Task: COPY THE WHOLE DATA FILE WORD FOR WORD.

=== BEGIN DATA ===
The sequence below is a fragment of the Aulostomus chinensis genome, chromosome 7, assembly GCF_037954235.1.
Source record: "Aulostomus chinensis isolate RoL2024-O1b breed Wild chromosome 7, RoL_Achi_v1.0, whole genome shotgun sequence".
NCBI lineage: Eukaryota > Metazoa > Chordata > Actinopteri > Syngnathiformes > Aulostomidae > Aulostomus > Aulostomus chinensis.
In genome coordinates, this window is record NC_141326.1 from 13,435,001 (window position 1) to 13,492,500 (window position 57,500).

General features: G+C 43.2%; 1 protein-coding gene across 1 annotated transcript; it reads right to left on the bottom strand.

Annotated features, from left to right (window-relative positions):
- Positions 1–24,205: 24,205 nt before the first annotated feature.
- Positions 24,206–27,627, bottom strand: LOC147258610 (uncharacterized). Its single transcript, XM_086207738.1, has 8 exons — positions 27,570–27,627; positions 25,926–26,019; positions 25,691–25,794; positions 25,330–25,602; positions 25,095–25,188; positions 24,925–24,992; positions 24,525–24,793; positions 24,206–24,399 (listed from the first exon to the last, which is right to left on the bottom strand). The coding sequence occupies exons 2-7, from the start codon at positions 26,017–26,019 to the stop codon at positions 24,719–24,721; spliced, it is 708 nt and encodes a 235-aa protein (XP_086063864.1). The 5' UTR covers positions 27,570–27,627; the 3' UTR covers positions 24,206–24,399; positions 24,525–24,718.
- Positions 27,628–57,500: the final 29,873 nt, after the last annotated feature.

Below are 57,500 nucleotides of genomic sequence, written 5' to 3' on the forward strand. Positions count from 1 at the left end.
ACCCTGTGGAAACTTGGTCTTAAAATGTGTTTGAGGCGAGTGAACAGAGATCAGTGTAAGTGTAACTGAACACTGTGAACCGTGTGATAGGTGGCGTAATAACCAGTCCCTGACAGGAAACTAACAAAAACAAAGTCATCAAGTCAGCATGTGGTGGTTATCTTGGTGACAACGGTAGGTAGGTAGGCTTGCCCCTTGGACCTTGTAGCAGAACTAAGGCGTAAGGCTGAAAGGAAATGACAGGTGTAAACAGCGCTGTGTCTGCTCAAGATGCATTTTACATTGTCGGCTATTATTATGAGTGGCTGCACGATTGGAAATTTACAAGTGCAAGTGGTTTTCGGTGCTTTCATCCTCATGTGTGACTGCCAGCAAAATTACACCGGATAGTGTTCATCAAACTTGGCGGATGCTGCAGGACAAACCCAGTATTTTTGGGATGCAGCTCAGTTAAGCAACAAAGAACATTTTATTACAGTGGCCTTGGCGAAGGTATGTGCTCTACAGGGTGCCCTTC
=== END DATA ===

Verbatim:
The sequence below is a fragment of the Aulostomus chinensis genome, chromosome 7, assembly GCF_037954235.1.
Source record: "Aulostomus chinensis isolate RoL2024-O1b breed Wild chromosome 7, RoL_Achi_v1.0, whole genome shotgun sequence".
NCBI lineage: Eukaryota > Metazoa > Chordata > Actinopteri > Syngnathiformes > Aulostomidae > Aulostomus > Aulostomus chinensis.
In genome coordinates, this window is record NC_141326.1 from 13,435,001 (window position 1) to 13,492,500 (window position 57,500).

General features: G+C 43.2%; 1 protein-coding gene across 1 annotated transcript; it reads right to left on the bottom strand.

Annotated features, from left to right (window-relative positions):
- Positions 1–24,205: 24,205 nt before the first annotated feature.
- Positions 24,206–27,627, bottom strand: LOC147258610 (uncharacterized). Its single transcript, XM_086207738.1, has 8 exons — positions 27,570–27,627; positions 25,926–26,019; positions 25,691–25,794; positions 25,330–25,602; positions 25,095–25,188; positions 24,925–24,992; positions 24,525–24,793; positions 24,206–24,399 (listed from the first exon to the last, which is right to left on the bottom strand). The coding sequence occupies exons 2-7, from the start codon at positions 26,017–26,019 to the stop codon at positions 24,719–24,721; spliced, it is 708 nt and encodes a 235-aa protein (XP_086063864.1). The 5' UTR covers positions 27,570–27,627; the 3' UTR covers positions 24,206–24,399; positions 24,525–24,718.
- Positions 27,628–57,500: the final 29,873 nt, after the last annotated feature.

Below are 57,500 nucleotides of genomic sequence, written 5' to 3' on the forward strand. Positions count from 1 at the left end.
ACCCTGTGGAAACTTGGTCTTAAAATGTGTTTGAGGCGAGTGAACAGAGATCAGTGTAAGTGTAACTGAACACTGTGAACCGTGTGATAGGTGGCGTAATAACCAGTCCCTGACAGGAAACTAACAAAAACAAAGTCATCAAGTCAGCATGTGGTGGTTATCTTGGTGACAACGGTAGGTAGGTAGGCTTGCCCCTTGGACCTTGTAGCAGAACTAAGGCGTAAGGCTGAAAGGAAATGACAGGTGTAAACAGCGCTGTGTCTGCTCAAGATGCATTTTACATTGTCGGCTATTATTATGAGTGGCTGCACGATTGGAAATTTACAAGTGCAAGTGGTTTTCGGTGCTTTCATCCTCATGTGTGACTGCCAGCAAAATTACACCGGATAGTGTTCATCAAACTTGGCGGATGCTGCAGGACAAACCCAGTATTTTTGGGATGCAGCTCAGTTAAGCAACAAAGAACATTTTATTACAGTGGCCTTGGCGAAGGTATGTGCTCTACAGGGTGCCCTTC